Re: [PATCH REBASE] i2c-designware: make SDA hold time configurable

From: Christian Ruppert
Date: Thu Jun 20 2013 - 04:45:17 EST

Hello Wolfram,

On Wed, Jun 19, 2013 at 05:20:59PM +0200, Wolfram Sang wrote:
> [...]
> >
> > > - It should not be encoded in the devicetree, since the flaw is implicit
> > > to the device, so only the driver needs to know about it. I wonder
> > > about something like this in the i2c slave driver:
> > >
> > > ret = i2c_request_sda_hold_time(client);
> > >
> > > The core then can collect the requests and forward them to the host
> > > driver. This driver then can set up the hardware or return -EOPNOTSUPP
> > > and we can even warn the user that there might be problems ahead.
> >
> > This might be a solution but given that many I2C drivers are written as
> > an afterthought by device manufacturers and are released under more or
> > less open terms of licensing into the wild I doubt this would work very
> > well in practise.
> Hrmgl, the design looks much better to me, though. Once a driver is
> identified to need this, the core is able to report this requirement to
> a user who might even be unaware of the issue. The dt property has a bit
> of "try this if things don't work, you may be lucky" taste to it. Need
> to think about it. If PCB design also has an influence, then my idea
> won't work, though.

I agree with that in theory. We would need to define more constraints in
this case, however: Both min and max setup and hold times would be
required for data and start/stop conditions. We have seen cases in which
the hold time we configured was too big for some devices on the bus
which in turn seemed to get confused between data and start/stop
conditions. I don't remember the exact values causing this issue but it
was definitely less than the max of 650ns I have grepped out yesterday.

Addressing this issue properly would mean implementing some simple form
of STA. Not sure if an operating system kernel is the right place for
this, though (and pretty sure that individual device drivers aren't).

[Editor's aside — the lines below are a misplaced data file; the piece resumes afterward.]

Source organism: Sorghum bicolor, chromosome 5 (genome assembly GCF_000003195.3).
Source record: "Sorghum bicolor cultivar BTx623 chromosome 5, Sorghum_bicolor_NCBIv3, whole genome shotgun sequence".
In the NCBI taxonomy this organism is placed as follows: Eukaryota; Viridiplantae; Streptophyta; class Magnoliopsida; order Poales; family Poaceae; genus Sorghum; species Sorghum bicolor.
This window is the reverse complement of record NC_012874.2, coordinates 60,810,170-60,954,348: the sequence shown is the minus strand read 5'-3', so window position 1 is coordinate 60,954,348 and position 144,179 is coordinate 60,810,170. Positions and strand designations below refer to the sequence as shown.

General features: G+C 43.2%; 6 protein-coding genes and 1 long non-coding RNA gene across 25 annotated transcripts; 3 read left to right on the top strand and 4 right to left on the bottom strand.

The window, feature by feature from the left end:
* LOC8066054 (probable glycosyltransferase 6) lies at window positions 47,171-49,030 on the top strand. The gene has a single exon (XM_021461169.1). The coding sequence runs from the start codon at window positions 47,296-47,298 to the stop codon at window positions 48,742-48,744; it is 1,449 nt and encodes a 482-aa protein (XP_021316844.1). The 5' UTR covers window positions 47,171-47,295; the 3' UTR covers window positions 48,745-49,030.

These questions are probably better addressed at the PCB design stage.

> [...]
> >
> > > > In the case of the Designware block, the parameter both changes SDA and
> > > > START hold times, however, and you'll find lots of data sheets for
> > > > hardware with START hold time requirements on the net, e.g.
> > > >
> > >
> > > What I couldn't find is a reference manual for a designware IP that
> > > supports sda hold time? I found some spear SoC which do not have that
> > > register, so that should surely be reflected in the patchset, too.
> >
> > If you have access to DesignWare documentation, check out the
> > "DesignWare DW_apb_i2c Databook" Version 1.17a from March 2012.
> I don't have, and I do have a hard time finding information about it
> otherwise :(
> > Unluckily, I clearly don't have the right to share this document with
> > you. Do you know the version of the blocks in the spear SoC which do not
> > support this register?
> ST Spear300 and 600 have 0x3130352a in the version reg according to the
> refman.

Hrmmm... Going through the release notes it looks like this feature was
added with module version 1.11a, released in 2010 (the initial version
of the IP was released in 2003).

> > > > The empirical solution in the function i2c_dw_scl_hcnt does not seem to
> > > > work in all cases: Our lab guys confirmed that we have several PCB
> > > > designs which do not work without adjusting the sda-hold-time parameter
> > > > to an appropriate value. The value seems to be different for different
> > > > PCBs.
> > >
> > > I'd hope that 300ns is a safe value for all PCBs?
> >
> > Not according to our PCB guys. The highest value I have found in a quick
> > check of our device trees is 650ns with others being just slightly above
> > 300ns.
> Thanks for sharing your results \o/ This helps me a lot. Can you find
> out/guess if this value is solely dependend on a slave or is it also
> dependend on PCB layout?

In the simplest form of STA, timings are generally considered a function
of three factors:
. Drive strength
. Bus load (Fan out)
. Internal timings of all devices on the bus (setup/hold times etc.)

This applies to ASIC internal timing. My PCB experience is quite limited
and I'm not sure if this can be applied as such. That said, the I2C
specification does define all three of these factors and I deduce they
all have their importance. We know that the specified internal device
timings are sometimes buggy, I don't know about the other two.


Christian Ruppert , <christian.ruppert@xxxxxxxxxx>
Tel: +41/(0)22 816 19-42 //| 3, Chemin du Pré-Fleuri
_// | bilis Systems CH-1228 Plan-les-Ouates

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